Census 2010 - Ten Reasons That Count Including Social Networking

The national Census is like a celestial comet - or a hibernating cicada - it can only be seen one time every 10 years. With a roll-out starting in February, 2010,  this year's survey differs from years past - check out what's new - note the misconceptions - but most important it's imperative that each and every one of us be counted.

The 2010 Census will provide a clear and detailed picture of our nation, and its results will be used to determine how $400 billion in federal tax money is spent in states and communities. Here are ten reasons why it's important and easy for all us to be counted.

1- Social Networking - The Census has joined the Web 2.0 generation as we can now receive updates on Twitter and Facebook and watch YouTube videos to obtain quick overviews and FAQs.

Census Social NetworkingCensus Social Networking
Santos is a bootmaker, but what he offers isnt just footwear, its the personal touch of an artist. A humble immigrant, his boots are worn by country stars and governors. For Santos and others, the census offers language guides in 59 languages, so no matter what language you speak, the form is a perfect fit.

2- Less Questions- This year's form has less questions than questionnaires sent out in the 70s and 80s. Less Memory is required - No one will be required to report personal identification numbers or have to remember past events such as the year a family moved into the house. The form you will receive by mail in March includes only 10 questions that can be answered in 10 minutes. While the form cannot be filled out online, a PDF of the form can be printed out from your computer.

Census 10 QuestionsCensus 10 Questions

3- Privacy Protected - Items that pry into sensitive personal matters are gone from this census- this year's census is promoted as the simplest form in more than a century. Many fear that if they fill out the census, the information will be given to the immigration service and they will be deported. Bronx Borough President, Ruben Diaz Jr insists that those who are undocumented have nothing to fear from the census."We're telling them no-one is going to come knocking on your door (for that reason), this is not about the Immigration and Naturalization Service, this is confidential.

4- Assistance - The Census Bureau plans to provide a great deal of help to anyone needing assistance. For example, a bilingual or Spanish form will be delivered to many households where Spanish is the primary language.

5- Walk-In Centers - There will be numerous well-publicized walk-in questionnaire centers around the city and county for people who do not receive the form by mail for some reason - or for those who prefer the form in a different language.

6- Return By Mail - April 1 is designated as official Census Day. Sort of like “tax day,” April 1 is the latest time when the census asks that you return your forms by mail. It is an important day to remember for people who don’t like the idea of a “census-taker” knocking on their door. The best way to avoid someone coming to your home is to answer the questions completely and return the forms by April 1.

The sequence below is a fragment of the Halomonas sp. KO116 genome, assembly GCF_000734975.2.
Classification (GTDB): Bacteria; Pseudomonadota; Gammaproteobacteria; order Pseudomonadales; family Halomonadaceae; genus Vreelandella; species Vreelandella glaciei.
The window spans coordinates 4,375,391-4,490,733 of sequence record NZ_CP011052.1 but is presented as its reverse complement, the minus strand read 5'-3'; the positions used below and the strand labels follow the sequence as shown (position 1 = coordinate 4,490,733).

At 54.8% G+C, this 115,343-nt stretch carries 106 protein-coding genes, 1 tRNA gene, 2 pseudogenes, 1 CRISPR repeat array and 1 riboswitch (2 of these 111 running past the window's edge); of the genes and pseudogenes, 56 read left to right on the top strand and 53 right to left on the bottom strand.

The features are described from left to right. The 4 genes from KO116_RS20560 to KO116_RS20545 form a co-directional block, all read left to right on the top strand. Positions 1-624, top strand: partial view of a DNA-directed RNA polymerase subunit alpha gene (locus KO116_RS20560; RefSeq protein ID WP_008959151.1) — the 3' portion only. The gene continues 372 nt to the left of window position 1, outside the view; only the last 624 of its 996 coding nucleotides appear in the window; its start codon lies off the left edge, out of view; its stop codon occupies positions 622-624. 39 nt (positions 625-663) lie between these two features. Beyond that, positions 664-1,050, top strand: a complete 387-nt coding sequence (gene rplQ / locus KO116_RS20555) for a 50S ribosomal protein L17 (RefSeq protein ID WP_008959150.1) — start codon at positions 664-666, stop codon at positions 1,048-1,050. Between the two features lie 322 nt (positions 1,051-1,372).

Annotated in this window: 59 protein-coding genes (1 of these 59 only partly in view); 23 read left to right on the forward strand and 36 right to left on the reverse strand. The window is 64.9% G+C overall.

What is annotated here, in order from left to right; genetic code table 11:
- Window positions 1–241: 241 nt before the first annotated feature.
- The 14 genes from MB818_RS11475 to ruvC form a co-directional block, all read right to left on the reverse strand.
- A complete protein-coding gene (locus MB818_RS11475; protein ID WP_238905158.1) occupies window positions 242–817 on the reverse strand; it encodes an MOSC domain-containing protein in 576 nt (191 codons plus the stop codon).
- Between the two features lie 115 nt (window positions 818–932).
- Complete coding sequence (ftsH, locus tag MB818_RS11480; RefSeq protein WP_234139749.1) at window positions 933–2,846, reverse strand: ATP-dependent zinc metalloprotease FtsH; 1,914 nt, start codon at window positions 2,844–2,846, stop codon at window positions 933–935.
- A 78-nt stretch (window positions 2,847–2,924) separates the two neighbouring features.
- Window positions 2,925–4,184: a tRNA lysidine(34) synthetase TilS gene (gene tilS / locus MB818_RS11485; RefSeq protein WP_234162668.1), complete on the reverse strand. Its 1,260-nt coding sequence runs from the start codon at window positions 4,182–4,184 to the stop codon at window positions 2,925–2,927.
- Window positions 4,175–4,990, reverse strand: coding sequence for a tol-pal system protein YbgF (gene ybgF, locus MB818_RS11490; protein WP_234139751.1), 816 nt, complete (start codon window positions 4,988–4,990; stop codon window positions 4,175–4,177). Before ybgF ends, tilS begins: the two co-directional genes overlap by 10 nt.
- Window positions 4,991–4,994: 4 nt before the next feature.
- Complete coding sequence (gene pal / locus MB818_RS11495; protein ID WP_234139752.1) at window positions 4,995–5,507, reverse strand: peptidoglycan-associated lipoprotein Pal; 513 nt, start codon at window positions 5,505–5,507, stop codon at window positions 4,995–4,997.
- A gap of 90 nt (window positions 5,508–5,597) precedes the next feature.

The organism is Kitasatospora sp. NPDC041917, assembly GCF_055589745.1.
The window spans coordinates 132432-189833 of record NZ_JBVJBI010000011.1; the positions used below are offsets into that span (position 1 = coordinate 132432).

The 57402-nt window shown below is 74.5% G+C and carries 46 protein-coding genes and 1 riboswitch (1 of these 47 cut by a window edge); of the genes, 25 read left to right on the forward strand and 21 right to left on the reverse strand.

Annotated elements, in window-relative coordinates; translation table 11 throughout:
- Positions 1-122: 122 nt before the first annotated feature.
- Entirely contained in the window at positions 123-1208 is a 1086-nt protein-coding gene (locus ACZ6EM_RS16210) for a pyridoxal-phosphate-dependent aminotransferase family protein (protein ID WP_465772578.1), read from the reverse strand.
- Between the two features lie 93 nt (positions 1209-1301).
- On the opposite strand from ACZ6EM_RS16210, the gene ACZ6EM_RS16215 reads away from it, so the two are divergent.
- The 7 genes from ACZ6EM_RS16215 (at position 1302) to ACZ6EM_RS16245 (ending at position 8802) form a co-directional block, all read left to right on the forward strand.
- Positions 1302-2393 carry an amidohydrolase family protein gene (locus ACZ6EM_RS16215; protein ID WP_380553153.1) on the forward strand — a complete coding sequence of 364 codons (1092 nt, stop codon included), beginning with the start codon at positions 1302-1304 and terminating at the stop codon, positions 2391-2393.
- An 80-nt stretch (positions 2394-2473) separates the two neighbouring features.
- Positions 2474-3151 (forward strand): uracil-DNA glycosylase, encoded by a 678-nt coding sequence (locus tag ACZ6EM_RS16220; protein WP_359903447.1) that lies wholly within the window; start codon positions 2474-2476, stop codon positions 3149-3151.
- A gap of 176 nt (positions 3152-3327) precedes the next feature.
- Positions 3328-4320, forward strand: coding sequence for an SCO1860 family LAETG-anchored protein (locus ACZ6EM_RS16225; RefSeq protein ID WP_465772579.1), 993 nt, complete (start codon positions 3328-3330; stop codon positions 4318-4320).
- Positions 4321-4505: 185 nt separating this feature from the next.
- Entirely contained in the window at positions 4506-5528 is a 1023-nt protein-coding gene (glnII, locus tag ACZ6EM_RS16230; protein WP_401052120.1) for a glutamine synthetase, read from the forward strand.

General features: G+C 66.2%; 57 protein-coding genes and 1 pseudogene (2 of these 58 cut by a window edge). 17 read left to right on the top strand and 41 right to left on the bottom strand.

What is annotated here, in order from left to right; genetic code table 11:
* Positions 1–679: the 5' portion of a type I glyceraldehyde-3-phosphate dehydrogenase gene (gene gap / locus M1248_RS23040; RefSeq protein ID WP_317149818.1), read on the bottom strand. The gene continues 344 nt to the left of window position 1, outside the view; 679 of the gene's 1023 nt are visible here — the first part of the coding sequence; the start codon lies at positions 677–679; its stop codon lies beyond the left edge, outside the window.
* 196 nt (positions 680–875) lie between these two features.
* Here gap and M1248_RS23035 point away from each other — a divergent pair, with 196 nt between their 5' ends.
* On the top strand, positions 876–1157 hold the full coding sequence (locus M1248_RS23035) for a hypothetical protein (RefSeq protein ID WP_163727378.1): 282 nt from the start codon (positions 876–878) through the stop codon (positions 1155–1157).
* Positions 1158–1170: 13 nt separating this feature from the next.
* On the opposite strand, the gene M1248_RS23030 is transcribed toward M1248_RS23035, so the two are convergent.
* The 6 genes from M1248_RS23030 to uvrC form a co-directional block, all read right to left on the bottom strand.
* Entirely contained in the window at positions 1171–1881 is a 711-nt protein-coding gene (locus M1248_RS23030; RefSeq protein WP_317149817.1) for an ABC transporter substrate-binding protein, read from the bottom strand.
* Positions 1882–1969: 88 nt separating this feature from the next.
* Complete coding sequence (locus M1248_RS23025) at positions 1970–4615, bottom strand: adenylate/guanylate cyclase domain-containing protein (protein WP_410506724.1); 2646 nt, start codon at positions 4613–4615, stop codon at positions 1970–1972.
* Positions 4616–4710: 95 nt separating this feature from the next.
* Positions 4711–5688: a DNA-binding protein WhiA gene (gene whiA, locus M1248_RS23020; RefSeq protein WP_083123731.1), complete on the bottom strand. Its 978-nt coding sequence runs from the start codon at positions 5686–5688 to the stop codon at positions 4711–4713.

7- Current Law - The current law on the census passed Congress in January 2009. It is Title 13 of U.S. Code, and it requires people to respond to the census, and to answer all the questions. If a household reports only the number of people, the form must be treated as incomplete and the Census Bureau will send a census-taker sometime after the April 1 Census Day to collect the full information. This is the “non-response follow-up” phase of the census.

8- Congress - Politicians care because they know the census has powerful effects on political boundaries. Once the population totals are reported to the president in December, the process of reassigning seats in the U.S. House of Representatives and Electoral College will begin. This affects how all of us will be represented in Congress as well - the more seats - the more representation.

9- Census Bureau Road Tour - Census officials are criss-crossing the US with signature blue trailers between now and April, targeting communities where traditionally people have been reluctant to be counted. Traveling for a total of 1,547 days and more than 150,000 miles across the country, 13 road tour vehicles will provide the public with an educational, engaging and interactive experience that brings the 2010 Census to life.

10- Community Budgets - The census numbers significantly affect public budgets for all sorts of community initiatives. As a result, every individual and family can help make the community a better one by standing up to be counted. In this way, the census puts power back in the hands of  the people.

"Since 1790, the census has counted residents, not citizens," says Mr Diaz, pointing out that many residents have children who are US citizens, and therefore it is in their interest to get more government money for education.

Putting the politics of the census aside, the effort to count the US is a mini-stimulus package of its own. The promotional blitz is costing over $300 million, and the Census Bureau is expected to hire 1.2 million temporary workers to administer the census, creating jobs in this fragile economy. The 2010 Census will help communities receive more than $400 billion in federal funds each year for hospitals, job training centers, schools, senior centers, public works projects like bridges and tunnels and emergency services.

The Census is a privilege - it is in everyone's best interest to stand up and be counted.